Rtl today – national institution: Ekiden: revered Japan’s distance race sends message of peace to world


The long-distance road racing relay sport of ekiden is a national institution in Japan, where New Year’s races attract massive TV audiences and turn unknown athletes into stars overnight.

Today ekiden’s greatest modern coach believes he can also become a world event on the Olympic stage and even contribute to world peace.

Ekiden involves teams of runners covering long distance relay stages of varying lengths, and has been held in Japan for over a century.

The event was inspired by the couriers of the samurai era who carried messages between Tokyo and the former imperial capital Kyoto.

Ekiden is virtually unknown outside of Japan, but Susumu Hara, head coach of the conquering team at Aoyama Gakuin University, believes he may become popular around the world.

“Connection,” he said, “is a word that resonates in all sports around the world.

“A lot of places still experience social conflict, but connecting people like we do to ekiden can play a role in world peace.”

The sport’s flagship race is the Hakone Ekiden, contested by 21 university teams over two days on January 2 and 3 each year.

Races for professional teams exist as well, but it’s the student event that really captures the public’s attention, with millions of viewers on TV and more and more roads along the route.

Each of the team’s 10 runners complete a section of the 135-mile (217-kilometer) round-trip trip between Tokyo and the resort town of Hakone, handing their teammate a colorful scarf at each checkpoint.

– ‘The stuff of dreams’ –

Like the Tour de France by bike, the stages vary in length – some are flat and others involve punitive climbs on mountain roads.

Hakone Ekiden is only open to universities in the greater Tokyo area. But its prestige is such that students from all over Japan choose to study at schools in the capital just so they can participate in the race.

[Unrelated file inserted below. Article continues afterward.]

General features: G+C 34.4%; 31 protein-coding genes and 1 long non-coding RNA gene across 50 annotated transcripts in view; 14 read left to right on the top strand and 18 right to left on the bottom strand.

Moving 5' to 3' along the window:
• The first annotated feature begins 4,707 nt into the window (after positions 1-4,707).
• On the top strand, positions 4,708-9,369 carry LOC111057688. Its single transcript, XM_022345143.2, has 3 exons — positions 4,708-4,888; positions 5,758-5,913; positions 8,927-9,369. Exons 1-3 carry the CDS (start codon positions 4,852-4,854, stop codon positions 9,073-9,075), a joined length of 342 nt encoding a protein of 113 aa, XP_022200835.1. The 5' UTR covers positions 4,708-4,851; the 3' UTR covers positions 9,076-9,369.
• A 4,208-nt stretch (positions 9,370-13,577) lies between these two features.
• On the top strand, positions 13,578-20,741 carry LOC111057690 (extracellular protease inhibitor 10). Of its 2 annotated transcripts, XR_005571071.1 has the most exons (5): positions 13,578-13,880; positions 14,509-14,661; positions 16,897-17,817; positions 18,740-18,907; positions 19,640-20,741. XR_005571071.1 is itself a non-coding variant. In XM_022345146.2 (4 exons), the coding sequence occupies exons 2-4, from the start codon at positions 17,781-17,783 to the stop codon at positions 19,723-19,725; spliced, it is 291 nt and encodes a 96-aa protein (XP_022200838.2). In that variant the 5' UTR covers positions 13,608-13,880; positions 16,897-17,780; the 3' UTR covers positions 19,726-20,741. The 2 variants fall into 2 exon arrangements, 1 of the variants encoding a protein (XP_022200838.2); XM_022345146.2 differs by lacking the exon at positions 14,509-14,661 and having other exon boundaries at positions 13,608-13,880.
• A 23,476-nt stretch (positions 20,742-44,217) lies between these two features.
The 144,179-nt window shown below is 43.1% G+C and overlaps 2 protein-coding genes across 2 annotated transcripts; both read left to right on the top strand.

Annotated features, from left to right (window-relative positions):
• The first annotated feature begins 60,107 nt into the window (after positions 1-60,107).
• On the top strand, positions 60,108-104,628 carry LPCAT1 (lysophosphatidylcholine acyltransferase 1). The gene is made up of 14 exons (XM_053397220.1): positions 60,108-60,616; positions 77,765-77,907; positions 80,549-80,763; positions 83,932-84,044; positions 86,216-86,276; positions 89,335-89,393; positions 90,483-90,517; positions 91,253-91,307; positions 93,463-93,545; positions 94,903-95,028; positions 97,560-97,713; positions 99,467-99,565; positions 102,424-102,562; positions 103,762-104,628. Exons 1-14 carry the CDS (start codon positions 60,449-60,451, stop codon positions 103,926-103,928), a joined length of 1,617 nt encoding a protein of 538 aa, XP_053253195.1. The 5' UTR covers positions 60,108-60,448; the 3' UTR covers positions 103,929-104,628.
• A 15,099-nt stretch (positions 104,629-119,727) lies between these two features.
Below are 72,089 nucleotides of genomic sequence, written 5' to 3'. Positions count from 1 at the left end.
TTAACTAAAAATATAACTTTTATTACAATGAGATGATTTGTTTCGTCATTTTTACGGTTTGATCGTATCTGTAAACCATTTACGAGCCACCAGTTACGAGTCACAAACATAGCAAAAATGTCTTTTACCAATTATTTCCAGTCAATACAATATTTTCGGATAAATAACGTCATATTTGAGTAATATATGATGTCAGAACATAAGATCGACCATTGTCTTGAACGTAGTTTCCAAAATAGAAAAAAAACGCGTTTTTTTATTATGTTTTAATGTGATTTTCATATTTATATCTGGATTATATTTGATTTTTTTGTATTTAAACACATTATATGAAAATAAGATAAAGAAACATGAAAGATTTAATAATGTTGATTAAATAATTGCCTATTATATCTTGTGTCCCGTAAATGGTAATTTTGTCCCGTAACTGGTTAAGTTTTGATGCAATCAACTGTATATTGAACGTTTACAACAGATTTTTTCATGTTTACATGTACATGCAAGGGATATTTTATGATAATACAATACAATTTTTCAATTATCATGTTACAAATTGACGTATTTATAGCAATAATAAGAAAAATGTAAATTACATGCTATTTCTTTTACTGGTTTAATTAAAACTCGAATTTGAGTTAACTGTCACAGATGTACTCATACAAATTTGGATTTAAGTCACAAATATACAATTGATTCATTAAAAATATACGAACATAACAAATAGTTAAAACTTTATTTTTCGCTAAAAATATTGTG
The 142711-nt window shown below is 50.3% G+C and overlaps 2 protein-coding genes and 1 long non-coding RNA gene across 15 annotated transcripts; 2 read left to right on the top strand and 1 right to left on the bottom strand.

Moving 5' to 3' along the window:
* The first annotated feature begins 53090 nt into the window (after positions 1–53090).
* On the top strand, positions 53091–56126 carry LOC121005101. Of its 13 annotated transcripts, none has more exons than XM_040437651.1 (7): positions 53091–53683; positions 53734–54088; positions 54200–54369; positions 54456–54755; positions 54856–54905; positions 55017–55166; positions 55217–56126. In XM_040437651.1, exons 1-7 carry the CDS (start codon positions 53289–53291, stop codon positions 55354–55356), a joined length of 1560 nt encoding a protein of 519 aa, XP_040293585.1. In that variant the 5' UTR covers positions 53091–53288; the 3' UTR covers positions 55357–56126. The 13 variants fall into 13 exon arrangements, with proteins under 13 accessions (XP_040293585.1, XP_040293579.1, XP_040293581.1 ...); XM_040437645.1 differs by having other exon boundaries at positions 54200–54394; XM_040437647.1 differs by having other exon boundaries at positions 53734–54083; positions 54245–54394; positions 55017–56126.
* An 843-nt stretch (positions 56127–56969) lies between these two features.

“I used to be on my elementary school baseball team, but then I watched the Hakone Ekiden with my family and wanted to run there too – that’s why I started running. “said Takayuki Iida, captain of Aoyama Gakuin.

“Every time I take part in the race I want to take part in it even more next year. It really is the stuff of dreams.”

Ekiden News reporter Takeshi Nishimoto says some runners have even quit their jobs and are returning to college so they can run again.

He says ekiden’s team nature affects many Japanese people.

“People say the Japanese don’t have individuality, but I think one thing people love about racing is that in a team their personalities stand out,” Nishimoto said. .

“Having the right person in the right position is something that really resonates with the Japanese. “

– ‘God of the mountains’ –

Reports say last year’s race was watched on television by nearly 65 million people – the largest audience since live broadcasts began in 1987.

For runners like Ryuji Kashiwabara, who became the “god of the mountains” after helping Toyo University win the race three times between 2009 and 2012, it can be a life-changing experience.

“People suddenly started talking to me on the train or when I was out for dinner, and people were taking pictures of me when I returned to my hometown,” Kashiwabara said.

“I realized it wasn’t just me thinking about what I had done – everyone was going crazy for it.”

Kashiwabara says the advent of social media has drawn even more attention to today’s athletes, but their fame may be fleeting and few of them become Olympic stars.

Nishimoto says many quit running after achieving their lifelong goal of competing in Hakone Ekiden.

Others struggle to make the transition to individual marathon or long distance track events.

Hara, who coached Aoyama Gakuin to his sixth title in eight years on Monday, would like to see ekiden included in the Olympic program one day.

But he wants to see reforms in Japan first, starting by opening up Hakone Ekiden to universities across the country as well as professional teams.

“First we have to make sure we get it right at home,” he said.

“If we do that, a bigger effort to bring it to the Olympics and make it a world event will naturally follow.”


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